Winning comes in many forms. How it's approached is a matter of style and preparation. No manufacturer in recent history has defined this in a more exemplary way than Audi. Running separate and combined operations in Europe and the United States takes more than raw talent. Audi's success owes in part to the efforts of Ralf Juttner and Brad Kettler. This month, Juttner looks at the European side and Kettler muses about the U.S. Both are very different individuals, but each shares a common passion: winning.
Awaiting A Technical Universe
Ec: When did you decide on motorsport as a career and how did you progress to your current position?
RJ: My father worked in the race engine department of the Borgward in Bremen, also driving their racecars. When Borgward closed in 1962 our whole family moved close to Stuttgart and my father worked for Bosch, where he soon became the head of the motorsport department. During my school days I often followed him to race weekends in Germany and through this got in touch with motorsport quite early.
I studied Space and Aeronautic Sciences in Stuttgart-Vaihingen. I made my final degree dissertation at Porsche. In 1984, after my studies, I was employed in the Calculation and Simulation Department in Weissach, becoming head of the group for non-linear analysis projects. In 1990, I went to the racing department to oversee the design of a new chassis successor to the 962 for the then-new 3.5-liter Group C. Unfortunately, this project came to a halt.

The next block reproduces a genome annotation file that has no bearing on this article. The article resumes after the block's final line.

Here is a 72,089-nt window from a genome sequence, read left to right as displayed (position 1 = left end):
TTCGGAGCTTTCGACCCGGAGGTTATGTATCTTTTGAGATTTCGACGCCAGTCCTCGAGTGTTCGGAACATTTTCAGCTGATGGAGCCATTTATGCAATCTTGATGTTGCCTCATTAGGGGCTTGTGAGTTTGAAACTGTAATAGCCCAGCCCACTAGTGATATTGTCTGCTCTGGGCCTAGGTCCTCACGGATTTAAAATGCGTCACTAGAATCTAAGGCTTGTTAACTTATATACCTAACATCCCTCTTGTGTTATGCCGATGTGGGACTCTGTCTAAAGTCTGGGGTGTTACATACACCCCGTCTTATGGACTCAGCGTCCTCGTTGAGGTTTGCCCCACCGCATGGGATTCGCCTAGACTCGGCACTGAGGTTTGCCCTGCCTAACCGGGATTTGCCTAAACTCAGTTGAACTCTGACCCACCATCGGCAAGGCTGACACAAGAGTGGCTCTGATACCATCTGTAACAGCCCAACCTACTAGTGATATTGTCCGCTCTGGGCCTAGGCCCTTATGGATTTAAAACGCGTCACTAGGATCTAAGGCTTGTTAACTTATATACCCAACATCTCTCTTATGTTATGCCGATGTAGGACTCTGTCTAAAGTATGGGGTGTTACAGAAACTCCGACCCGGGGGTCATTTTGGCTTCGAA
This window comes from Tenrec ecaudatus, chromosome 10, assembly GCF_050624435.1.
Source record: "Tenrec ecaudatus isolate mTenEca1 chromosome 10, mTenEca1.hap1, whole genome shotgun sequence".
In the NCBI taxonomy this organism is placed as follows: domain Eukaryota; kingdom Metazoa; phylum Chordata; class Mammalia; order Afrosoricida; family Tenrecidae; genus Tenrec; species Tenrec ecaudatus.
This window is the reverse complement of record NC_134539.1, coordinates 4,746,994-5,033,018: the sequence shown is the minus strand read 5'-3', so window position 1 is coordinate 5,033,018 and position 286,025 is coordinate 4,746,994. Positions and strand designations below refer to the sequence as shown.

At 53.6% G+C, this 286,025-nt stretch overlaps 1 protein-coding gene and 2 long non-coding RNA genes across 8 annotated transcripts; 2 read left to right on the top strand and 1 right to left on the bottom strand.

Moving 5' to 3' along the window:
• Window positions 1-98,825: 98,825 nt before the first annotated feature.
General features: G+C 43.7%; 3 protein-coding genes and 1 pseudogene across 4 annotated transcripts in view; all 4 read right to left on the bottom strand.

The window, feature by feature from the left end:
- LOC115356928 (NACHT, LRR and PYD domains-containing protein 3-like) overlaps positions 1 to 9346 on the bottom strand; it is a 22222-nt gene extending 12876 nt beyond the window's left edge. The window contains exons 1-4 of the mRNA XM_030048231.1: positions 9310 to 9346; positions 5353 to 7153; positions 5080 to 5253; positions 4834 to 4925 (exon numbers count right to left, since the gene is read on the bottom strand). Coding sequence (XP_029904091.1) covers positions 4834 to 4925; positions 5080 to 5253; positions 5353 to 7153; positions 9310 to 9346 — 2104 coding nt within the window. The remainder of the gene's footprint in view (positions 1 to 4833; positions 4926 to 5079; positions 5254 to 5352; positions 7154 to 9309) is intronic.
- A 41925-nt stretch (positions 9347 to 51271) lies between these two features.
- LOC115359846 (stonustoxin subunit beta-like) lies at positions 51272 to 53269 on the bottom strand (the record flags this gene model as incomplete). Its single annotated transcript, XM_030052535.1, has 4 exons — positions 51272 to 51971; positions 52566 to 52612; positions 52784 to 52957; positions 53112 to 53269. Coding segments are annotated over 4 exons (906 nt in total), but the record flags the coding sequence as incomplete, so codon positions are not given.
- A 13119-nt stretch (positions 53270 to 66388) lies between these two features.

Reinhold Joest was looking for an engineer and that lead to Sebring for the 12 hour race in 1992. Joest asked me to join the team. I soon took the role as team manager and technical director and in 2001 became--together with Joest--company CEO.
Ec: How have the duties of technical director changed as the cars have become more complicated?
RJ: The biggest difference is the amount of data we have to deal with nowadays. When I started we didn't even have a data acquisition system except the basic Bosch telemetry. Nothing that you really could use to make a lap or driver comparison. The basic data for setting up the car had been the lap time with any driver comments. Now you need two extra engineers for the chassis data alone; the data arrives instantaneously and everybody is 100-percent relying on it to be available and correct. The tech director is to guide all this information correctly, make sure the big group acts as one unit, and to make sure all the output from engineering is going to the people who need it. It's vital if you have more than one car. All information is shared.
Ec: The R8R's first appearance at Le Mans was by all accounts as a standard prototype, and the following year it was in a class of its own. Few programs have had that type of rapid development. How did it come about?
RJ: This is something that amazed even Reinhold Joest and myself. At the end of 1998 we were shown the first R8R and were shocked, wondering whether we might have made a mistake. Audi was really new to sports cars. We made some suggestions to make the R8R a better endurance car but things moved slower than we thought was necessary. Once the work for the new R8 moved along, all the things we asked for had created a racecar that now looks to be beaten not only on speed but also on reliability, robustness and user-friendliness.
Ec: Were you surprised at how successful the R8 was in such a short time, not only at La Sarthe, but on the traditional short circuits around the world?
RJ: The success at Le Mans didn't come as a surprise, although we had a good race at Sebring. Everybody was nervous about the first ALMS race with the R8 after Le Mans at Sears Point. I have to say, though, I believe a good racecar is a good racecar everywhere. I don't believe in cars that can be on top at one track and nowhere else, including special tracks like La Sarthe.